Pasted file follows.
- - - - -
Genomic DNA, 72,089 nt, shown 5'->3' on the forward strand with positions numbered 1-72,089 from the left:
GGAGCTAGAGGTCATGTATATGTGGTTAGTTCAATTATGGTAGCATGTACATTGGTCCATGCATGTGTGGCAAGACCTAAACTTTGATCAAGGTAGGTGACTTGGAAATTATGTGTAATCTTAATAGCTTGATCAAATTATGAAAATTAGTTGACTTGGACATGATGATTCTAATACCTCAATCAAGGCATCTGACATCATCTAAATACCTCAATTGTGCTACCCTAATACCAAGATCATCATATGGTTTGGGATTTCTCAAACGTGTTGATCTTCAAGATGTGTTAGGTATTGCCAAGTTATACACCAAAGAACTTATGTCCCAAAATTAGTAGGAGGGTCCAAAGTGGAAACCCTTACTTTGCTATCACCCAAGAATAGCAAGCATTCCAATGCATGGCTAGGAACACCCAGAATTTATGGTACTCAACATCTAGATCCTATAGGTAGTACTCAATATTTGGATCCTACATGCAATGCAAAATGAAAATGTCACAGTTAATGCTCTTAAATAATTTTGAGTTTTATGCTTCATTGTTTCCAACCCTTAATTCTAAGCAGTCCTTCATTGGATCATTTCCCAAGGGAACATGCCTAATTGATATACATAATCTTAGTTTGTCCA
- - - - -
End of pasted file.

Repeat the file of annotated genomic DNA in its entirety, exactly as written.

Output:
Genomic DNA, 72,089 nt, shown 5'->3' on the forward strand with positions numbered 1-72,089 from the left:
GGAGCTAGAGGTCATGTATATGTGGTTAGTTCAATTATGGTAGCATGTACATTGGTCCATGCATGTGTGGCAAGACCTAAACTTTGATCAAGGTAGGTGACTTGGAAATTATGTGTAATCTTAATAGCTTGATCAAATTATGAAAATTAGTTGACTTGGACATGATGATTCTAATACCTCAATCAAGGCATCTGACATCATCTAAATACCTCAATTGTGCTACCCTAATACCAAGATCATCATATGGTTTGGGATTTCTCAAACGTGTTGATCTTCAAGATGTGTTAGGTATTGCCAAGTTATACACCAAAGAACTTATGTCCCAAAATTAGTAGGAGGGTCCAAAGTGGAAACCCTTACTTTGCTATCACCCAAGAATAGCAAGCATTCCAATGCATGGCTAGGAACACCCAGAATTTATGGTACTCAACATCTAGATCCTATAGGTAGTACTCAATATTTGGATCCTACATGCAATGCAAAATGAAAATGTCACAGTTAATGCTCTTAAATAATTTTGAGTTTTATGCTTCATTGTTTCCAACCCTTAATTCTAAGCAGTCCTTCATTGGATCATTTCCCAAGGGAACATGCCTAATTGATATACATAATCTTAGTTTGTCCA